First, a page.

Once you know who your audience is and exactly which information you want to convey, it’s time to decide on an organizing pattern. Choosing an organizing pattern helps you give a structure to your document. Here’s a cheat sheet for choosing an organizing pattern:
|If you want to…||Then use…|
|Explain events that occurred or might occur or tasks that the reader is to carry out||Chronological order|
|Explain a complex situation, such as the factors that led to a problem or the theory that underlies a process||General to specific – Understanding the big picture helps readers understand the details|
|Present a set of factors||More important to less important|
|Present similarities and differences between two or more items||Comparison and contrast|
|Assign items to logical categories or discuss the elements that make up a single item||Classification and partition – Classification involves placing items into categories. Partition involves breaking a single item into its major elements|
|Discuss a problem you encountered, the steps you took to address it, and the outcome or solution||Problem-methods-solution|
|Discuss the factors that led to a given situation||Cause and effect|
Now we get to the actual writing process. By now, you have a clear idea of what you want to say and how you want to say it, so you have skillfully avoided the writer’s block. Now you just convert the points you want to convey into sentences. Again, don’t stop to edit at this point. For now, just convert the points into sentences and paragraphs.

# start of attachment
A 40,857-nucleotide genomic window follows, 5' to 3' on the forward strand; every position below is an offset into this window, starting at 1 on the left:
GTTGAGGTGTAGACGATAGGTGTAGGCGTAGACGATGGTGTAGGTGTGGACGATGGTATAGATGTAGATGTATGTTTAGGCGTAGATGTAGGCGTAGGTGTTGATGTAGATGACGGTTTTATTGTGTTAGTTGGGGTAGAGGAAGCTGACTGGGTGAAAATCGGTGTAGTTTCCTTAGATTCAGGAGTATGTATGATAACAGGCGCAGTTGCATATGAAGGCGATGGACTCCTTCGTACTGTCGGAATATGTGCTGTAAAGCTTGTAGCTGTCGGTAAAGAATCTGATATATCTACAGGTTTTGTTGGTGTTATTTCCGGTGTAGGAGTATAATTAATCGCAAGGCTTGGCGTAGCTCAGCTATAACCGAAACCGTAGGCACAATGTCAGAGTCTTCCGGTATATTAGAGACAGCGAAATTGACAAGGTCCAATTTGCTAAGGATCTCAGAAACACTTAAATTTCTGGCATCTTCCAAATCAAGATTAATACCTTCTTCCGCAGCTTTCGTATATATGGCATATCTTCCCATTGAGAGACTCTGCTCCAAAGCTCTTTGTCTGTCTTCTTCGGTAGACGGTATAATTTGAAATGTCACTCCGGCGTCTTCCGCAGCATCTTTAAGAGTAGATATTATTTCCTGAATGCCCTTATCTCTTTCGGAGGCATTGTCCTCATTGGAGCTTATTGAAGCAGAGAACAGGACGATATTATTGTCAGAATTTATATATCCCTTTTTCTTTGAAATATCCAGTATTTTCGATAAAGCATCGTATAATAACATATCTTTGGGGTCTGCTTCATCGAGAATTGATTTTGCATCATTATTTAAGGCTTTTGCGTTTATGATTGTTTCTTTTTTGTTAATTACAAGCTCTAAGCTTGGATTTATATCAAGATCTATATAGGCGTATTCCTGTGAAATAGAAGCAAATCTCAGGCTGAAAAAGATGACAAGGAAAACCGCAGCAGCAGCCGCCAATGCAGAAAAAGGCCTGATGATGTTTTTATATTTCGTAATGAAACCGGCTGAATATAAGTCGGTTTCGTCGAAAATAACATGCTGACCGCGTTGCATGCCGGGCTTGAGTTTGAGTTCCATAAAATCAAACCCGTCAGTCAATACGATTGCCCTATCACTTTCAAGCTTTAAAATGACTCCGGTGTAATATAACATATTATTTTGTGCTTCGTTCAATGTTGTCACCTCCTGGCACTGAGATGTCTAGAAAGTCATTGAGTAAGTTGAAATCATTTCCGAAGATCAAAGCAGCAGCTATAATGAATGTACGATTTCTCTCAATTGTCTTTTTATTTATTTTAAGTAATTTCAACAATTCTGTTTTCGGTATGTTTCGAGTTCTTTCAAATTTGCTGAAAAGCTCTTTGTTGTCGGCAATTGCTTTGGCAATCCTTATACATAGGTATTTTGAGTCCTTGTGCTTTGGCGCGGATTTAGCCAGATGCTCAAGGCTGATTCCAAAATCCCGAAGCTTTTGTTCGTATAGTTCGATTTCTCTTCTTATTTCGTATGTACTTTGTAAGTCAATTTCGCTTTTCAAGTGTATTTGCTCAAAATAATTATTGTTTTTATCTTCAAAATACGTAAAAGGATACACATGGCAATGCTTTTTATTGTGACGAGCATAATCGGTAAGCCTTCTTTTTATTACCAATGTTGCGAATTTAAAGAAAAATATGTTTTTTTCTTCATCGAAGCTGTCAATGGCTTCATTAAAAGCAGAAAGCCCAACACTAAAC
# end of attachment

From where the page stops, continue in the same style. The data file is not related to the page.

One trick to write a draft quickly is start from the crux of the document instead of the introduction. Write the main content first, and then the introduction and conclusion follow easily.
By now, you have already completed 67% of the writing! Congratulations!
To quote the Guru of writing well, William Zinsser, “The essence of writing is in rewriting”. No truer words have ever been spoken. Once you have your draft ready, take a break. If you can, leave it alone for a day. If not, at least take a coffee break or go walk around the block.
When you get back, focus on the content of the draft first. Don’t get into the mechanics of language – grammar and word choices just yet. Think about your audience once again. While writing, has your understanding of the audience changed? If yes, does the draft reflect the changed understanding? Does your content serve the audience’s purpose? Make changes to your content if required.
Once you are sure you have the right content, now move on to the technicalities of language. There are innumerable rules about how to edit your copy and most of them are overwhelming if you edit the whole document at once. I use a simple trick: I start with the last sentence of the document, edit it, and then make my way to the beginning of the document in reverse order. This forces me to focus on one sentence at a time, and it becomes much more manageable.
Another helpful resource for editing is the paramedic method. I use it extensively and highly recommend it. Here’s a video of the paramedic method in action:
A practical example:
I used the writing process while working on grant proposal for a Usability Lab at Missouri S&T. Here’s the process in action:
Audience analysis profile sheet: Audience_Profile.doc
This was followed by the writing and editing phases. And here’s the final proposal: Usability Lab Proposal – Amruta Ranade
So there you have it. A step-by-step method to write well. Go try it out!